Dad died in the midst of writing a book on logic and thinking. In his later years he stated that the more he learns, the more he realizes that he knows nothing, just more questions. He had a profound faith in God and felt anything good he had accomplished was because there was divine intervention. He did have a deep love for science and I could write a book on all of the things he did and made. We rarely got toys for presents, rather it was a chemistry set, or glass blowing equipment, and of course insect nets and old cigar boxes with a killing tube and insect pins. .....

Back to beekeeping; I am more and more aware that I have a lot to learn. The more I study it is plain that one needs to establish a plan and record keeping in order to keep things sorted out. Because I am a visual or spatial learner, I appreciate pictorial demonstrations of how to do beekeeping tasks. I have some esteem for Michael Palmer but wish Mike would provide the latter as I think this would greatly help beekeepers. When I myself get to the place of teaching others I will incorporate pictorial drawings to clearly demonstrate hive manipulation. MSU does this with their lectures and I find this very helpful. I greatly appreciate this forum with the access to lots of opinions and insights. Perhaps someday I might stumble upon something of a worthy contribution.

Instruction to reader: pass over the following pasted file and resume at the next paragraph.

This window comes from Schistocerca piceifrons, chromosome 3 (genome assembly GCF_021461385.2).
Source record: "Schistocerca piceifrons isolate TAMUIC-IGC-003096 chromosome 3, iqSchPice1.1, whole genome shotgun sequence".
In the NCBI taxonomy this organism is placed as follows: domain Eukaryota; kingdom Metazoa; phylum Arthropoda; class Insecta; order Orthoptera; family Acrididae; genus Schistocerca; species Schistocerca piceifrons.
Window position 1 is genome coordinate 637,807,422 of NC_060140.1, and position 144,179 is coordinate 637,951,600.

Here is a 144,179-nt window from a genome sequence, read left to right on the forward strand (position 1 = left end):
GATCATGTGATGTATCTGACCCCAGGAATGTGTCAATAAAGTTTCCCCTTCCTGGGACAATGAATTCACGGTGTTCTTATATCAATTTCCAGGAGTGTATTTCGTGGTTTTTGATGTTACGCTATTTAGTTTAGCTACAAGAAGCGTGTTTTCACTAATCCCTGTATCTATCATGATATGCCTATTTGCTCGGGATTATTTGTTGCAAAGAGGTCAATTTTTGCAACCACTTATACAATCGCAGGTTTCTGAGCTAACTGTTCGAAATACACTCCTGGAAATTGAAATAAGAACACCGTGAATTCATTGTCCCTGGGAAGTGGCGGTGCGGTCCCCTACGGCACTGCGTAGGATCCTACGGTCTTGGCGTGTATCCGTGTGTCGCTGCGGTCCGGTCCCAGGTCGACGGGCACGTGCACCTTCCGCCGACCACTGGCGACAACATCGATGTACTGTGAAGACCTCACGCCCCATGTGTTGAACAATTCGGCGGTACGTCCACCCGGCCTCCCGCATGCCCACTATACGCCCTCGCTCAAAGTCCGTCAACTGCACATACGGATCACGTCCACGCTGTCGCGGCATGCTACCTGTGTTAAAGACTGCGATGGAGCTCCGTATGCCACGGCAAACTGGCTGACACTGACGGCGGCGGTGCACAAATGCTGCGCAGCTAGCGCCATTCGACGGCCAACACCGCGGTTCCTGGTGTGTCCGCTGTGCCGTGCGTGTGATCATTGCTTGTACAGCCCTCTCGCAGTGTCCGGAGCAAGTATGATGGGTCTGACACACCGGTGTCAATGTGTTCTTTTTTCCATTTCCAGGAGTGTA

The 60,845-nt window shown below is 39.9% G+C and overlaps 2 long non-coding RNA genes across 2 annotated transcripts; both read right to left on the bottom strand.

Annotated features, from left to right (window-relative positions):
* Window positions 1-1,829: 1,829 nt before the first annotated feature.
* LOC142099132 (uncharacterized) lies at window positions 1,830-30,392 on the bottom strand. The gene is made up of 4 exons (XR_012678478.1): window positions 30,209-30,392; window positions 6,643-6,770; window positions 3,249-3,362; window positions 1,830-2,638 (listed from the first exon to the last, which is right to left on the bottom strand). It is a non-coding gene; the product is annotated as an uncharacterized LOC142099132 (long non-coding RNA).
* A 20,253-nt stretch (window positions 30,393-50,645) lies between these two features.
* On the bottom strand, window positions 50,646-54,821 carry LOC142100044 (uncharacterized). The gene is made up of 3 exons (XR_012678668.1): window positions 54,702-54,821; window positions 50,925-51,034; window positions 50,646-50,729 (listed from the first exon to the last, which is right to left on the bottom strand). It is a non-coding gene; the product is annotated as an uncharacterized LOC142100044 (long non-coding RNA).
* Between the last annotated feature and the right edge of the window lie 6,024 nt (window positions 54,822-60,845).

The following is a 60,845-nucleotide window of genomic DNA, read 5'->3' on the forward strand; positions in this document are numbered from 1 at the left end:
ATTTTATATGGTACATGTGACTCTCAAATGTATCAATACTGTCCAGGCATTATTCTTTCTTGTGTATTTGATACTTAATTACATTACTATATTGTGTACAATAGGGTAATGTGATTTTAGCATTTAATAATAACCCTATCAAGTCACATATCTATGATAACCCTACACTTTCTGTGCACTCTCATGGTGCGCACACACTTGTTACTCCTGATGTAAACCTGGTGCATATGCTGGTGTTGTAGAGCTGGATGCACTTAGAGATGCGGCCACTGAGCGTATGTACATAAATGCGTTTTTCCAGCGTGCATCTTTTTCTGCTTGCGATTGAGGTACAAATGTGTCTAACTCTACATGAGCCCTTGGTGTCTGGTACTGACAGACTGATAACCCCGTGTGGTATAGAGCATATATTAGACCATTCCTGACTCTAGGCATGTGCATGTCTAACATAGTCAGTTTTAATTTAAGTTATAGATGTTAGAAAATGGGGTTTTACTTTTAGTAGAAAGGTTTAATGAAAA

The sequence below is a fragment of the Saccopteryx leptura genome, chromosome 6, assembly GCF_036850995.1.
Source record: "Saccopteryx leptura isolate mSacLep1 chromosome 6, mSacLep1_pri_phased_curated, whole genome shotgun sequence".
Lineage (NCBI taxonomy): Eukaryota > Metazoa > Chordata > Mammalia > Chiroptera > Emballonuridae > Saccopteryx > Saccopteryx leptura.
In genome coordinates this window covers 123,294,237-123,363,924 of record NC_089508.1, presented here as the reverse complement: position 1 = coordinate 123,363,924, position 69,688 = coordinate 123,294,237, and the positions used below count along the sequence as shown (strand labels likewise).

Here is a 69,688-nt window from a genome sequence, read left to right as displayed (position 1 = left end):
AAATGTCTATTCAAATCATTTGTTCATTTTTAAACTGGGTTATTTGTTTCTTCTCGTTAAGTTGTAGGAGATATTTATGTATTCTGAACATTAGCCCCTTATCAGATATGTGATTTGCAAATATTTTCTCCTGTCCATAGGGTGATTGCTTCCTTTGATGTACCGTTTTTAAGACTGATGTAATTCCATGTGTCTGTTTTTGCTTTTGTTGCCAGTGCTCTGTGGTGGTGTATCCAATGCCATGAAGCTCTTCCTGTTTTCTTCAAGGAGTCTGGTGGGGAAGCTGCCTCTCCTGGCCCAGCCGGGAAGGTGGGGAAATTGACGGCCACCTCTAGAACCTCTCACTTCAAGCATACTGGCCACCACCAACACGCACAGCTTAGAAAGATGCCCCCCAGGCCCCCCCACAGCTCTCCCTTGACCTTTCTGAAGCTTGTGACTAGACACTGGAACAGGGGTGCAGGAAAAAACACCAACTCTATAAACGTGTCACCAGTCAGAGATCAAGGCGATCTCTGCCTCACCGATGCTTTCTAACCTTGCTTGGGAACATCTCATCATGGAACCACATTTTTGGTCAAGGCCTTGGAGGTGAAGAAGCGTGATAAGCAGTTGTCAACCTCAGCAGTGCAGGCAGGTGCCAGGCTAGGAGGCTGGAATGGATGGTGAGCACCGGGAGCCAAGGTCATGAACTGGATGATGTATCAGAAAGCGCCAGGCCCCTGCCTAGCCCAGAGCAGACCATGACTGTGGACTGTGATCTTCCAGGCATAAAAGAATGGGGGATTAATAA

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I am more and more aware that I have a lot to learn. The more I study it is plain that one needs to establish a plan and record keeping in order to keep things sorted out.
Trin:

Thank you for the reply. I am sorry to hear that your father has passed away. It sounds like he enjoyed a rich and full life.

While it is a truism, It seems the more one learns about bees and beekeeping, the more one realizes just how little they really know. This is one of the things that fascinates me personally about bees- there is always more to learn... and be surprised by.

Good luck with your beekeeping efforts- I imagine your dad would be proud.

Russ